So that's what happened today, making today, which was supposed to be a blissfully quiet day of me schooling horses and mowing grass, and my husband enjoying his 46th birthday, feel more like "Survivor: Horse Property."
Argus exited his paddock and happily nosed around his little private pasture, while I absentmindedly closed his paddock gate while I cleaned. Bad idea, especially if you are the caretaker of one slightly agoraphobic gelding who panics at the thought of not getting back into your "safe zone."
Before I knew what was happening, Argus turned back toward "his" paddock, picked up a canter, and plowed full-steam-ahead into his pipe panel gate. It was a wild few moments, with me reaching for my cell phone, imagining the call: "Uh, Dr. Miller, Argus has broken his leg. Please come put him down."
I watched in frozen disbelief as Argus extricated himself from the wreckage of the pipe panels, then hopped away on three legs. I was horrified, but resigned. The racked fencing seemed to smile at me, as if to say: "I win."
Time passed. I checked Argus out. All seemed well, although I was already reaching for my trusty tub of bute, knowing that this Saturday madness would ease into one crippled Sunday morning. Ken, my husband, rolled his eyes, saying things like "What the hell was this horse thinking?" and "He was trying to do WHAT?"
To my GREAT relief, he did not utter the dreaded "Where did we get this horse, anyway?" or even the equally frightening "When is this horse leaving?" Ken is not a horseperson, and even after 16 years with me, he still cannot believe how capable horses are of destroying things. Still, he is there --- as always --- with his tools, scratching his head and methodically disassembling the panels. I am lucky to be married to this guy. He simply never complains.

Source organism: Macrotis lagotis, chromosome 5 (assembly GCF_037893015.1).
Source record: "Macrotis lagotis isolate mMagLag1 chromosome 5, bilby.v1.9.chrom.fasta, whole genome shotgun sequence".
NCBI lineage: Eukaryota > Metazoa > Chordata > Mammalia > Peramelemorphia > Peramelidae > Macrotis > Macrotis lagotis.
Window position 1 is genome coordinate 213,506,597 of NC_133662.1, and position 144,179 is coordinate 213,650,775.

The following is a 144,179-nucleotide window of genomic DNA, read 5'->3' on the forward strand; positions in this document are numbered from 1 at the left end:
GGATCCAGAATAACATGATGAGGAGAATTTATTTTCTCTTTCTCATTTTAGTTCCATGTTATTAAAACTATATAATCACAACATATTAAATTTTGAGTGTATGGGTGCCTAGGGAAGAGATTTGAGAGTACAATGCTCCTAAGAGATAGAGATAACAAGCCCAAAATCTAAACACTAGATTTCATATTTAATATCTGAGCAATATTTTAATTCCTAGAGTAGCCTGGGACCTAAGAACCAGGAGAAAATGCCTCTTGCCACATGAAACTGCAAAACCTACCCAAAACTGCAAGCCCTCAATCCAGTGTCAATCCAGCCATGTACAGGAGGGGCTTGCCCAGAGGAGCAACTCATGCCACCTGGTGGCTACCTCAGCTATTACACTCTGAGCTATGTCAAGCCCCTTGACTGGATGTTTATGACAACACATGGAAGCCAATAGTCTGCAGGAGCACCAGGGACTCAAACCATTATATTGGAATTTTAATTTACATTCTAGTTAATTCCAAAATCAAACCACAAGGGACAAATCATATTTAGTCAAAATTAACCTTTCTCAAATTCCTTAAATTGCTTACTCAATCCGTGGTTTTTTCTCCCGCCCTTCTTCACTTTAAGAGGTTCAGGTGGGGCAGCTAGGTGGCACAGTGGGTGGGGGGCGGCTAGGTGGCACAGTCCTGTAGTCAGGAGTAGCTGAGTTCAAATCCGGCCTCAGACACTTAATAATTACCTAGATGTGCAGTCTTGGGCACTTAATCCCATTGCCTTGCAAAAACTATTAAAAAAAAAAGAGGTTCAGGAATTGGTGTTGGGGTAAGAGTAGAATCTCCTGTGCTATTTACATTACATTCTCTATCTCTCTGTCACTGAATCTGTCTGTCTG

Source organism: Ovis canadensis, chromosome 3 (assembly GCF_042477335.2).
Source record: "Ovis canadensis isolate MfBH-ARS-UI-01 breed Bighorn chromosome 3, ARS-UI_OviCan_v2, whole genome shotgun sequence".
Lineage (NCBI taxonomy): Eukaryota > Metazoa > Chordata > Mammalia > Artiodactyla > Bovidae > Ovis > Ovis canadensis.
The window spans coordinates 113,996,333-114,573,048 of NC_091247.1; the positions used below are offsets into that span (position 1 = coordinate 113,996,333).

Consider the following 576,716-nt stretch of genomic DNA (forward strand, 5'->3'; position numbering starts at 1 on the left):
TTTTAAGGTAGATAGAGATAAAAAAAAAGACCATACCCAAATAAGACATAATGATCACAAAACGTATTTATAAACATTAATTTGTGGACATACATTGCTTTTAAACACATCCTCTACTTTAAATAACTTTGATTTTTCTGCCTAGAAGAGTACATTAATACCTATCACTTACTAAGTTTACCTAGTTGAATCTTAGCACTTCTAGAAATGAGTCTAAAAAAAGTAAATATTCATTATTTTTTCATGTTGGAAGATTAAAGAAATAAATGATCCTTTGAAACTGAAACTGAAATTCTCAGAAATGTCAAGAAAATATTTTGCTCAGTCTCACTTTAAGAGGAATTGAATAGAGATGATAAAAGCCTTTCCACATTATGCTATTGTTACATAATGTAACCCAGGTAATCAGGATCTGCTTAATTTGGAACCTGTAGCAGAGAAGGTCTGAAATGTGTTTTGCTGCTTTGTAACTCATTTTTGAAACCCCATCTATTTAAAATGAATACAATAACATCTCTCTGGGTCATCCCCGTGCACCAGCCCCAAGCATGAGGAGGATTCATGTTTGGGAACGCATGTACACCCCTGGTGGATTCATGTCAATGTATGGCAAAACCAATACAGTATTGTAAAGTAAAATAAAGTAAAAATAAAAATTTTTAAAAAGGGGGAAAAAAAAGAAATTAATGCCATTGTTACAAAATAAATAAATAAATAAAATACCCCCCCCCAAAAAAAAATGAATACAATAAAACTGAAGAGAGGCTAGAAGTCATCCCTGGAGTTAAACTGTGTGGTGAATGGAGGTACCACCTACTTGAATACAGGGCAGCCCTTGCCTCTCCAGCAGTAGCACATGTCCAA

A visitor drives up. In the excitement, I have forgotten a 3pm appointment. It is an old friend of Argus', a woman who has known him since he was born. She is a relative of Argus' former owner, and for years she tried in vain to help the horses at Argus' farm. This is the same person who halter broke a very wild Argus more than 10 years ago. I learn more about her today. She is a former Pony Clubber and competent horsewoman. I feel lucky that she is here. Today, of all days, I really need some support.
This gal is a stranger to us, yet she rolls up her sleeves and stumbles alongside us as we lower pipe panels down to the ground for a session with Ken's sledgehammer (we are trying to straighten them out). She grabs the wheelbarrow and finishes cleaning stalls for me, and even though she tells me she hasn't kept horses in a very long time, I can tell by the confident way she handles a wheelbarrow and rake that she's cleaned many stalls. We talk about our lives, finding out we have much in common. She tells me about Argus, about teaching him lead, and pick up his feet. About all the weekends she came to clean up after him, and give him some care.
Ken is fixing fences, and we are grunting and shoving pipe panels, occasionally exchanging polite yet terse words. We start to notice a troubling thing with Argus: There is blood dripping down his face.
He will have absolutely nothing of my attempts to brush his forelock aside to see the trouble. I wait, hoping for a minor cut.
But two hours later, the mystery cut is still dribbling, so Dr. Miller (who is blessedly on call this weekend) is summoned. I am embarassed, thinking that perhaps I am asking the vet out for a superficial scrape. He is goodnatured, saying "Oh, I will just come up and see."
Argus is glad to see Dr. Miller. They are becoming friends, and Argus is learning to trust Dr. Miller to do pleasant things to him. This time, Argus stands nicely for sedation (a real shift from the rodeo-like scenes in weeks past), and Dr. Miller gently parts his forelock. All I need to hear is Dr. Miller uttering a "Oh!" and I know that my call to him was not in vain.
Argus has a gash under his forelock. There is very little flesh in this area, so exposed beneath is his skull. It is one of those injuries that make you feel just a wee bit funky when you look at it. It is a good thing Dr. Miller is here to help.
Two steps forward, 15 steps back.
In a funny way, the whole scene is comforting. I am struck by just how "normal" it all feels, that Argus finally has the freedom to do stupid things like blow through fencing, and get a big gash, and have his mom call out the vet on a Saturday night for stitches.
This is normal horse stuff, good or bad. And Argus, for all his quirks and challenges, is learning how it is to be just like everyone else.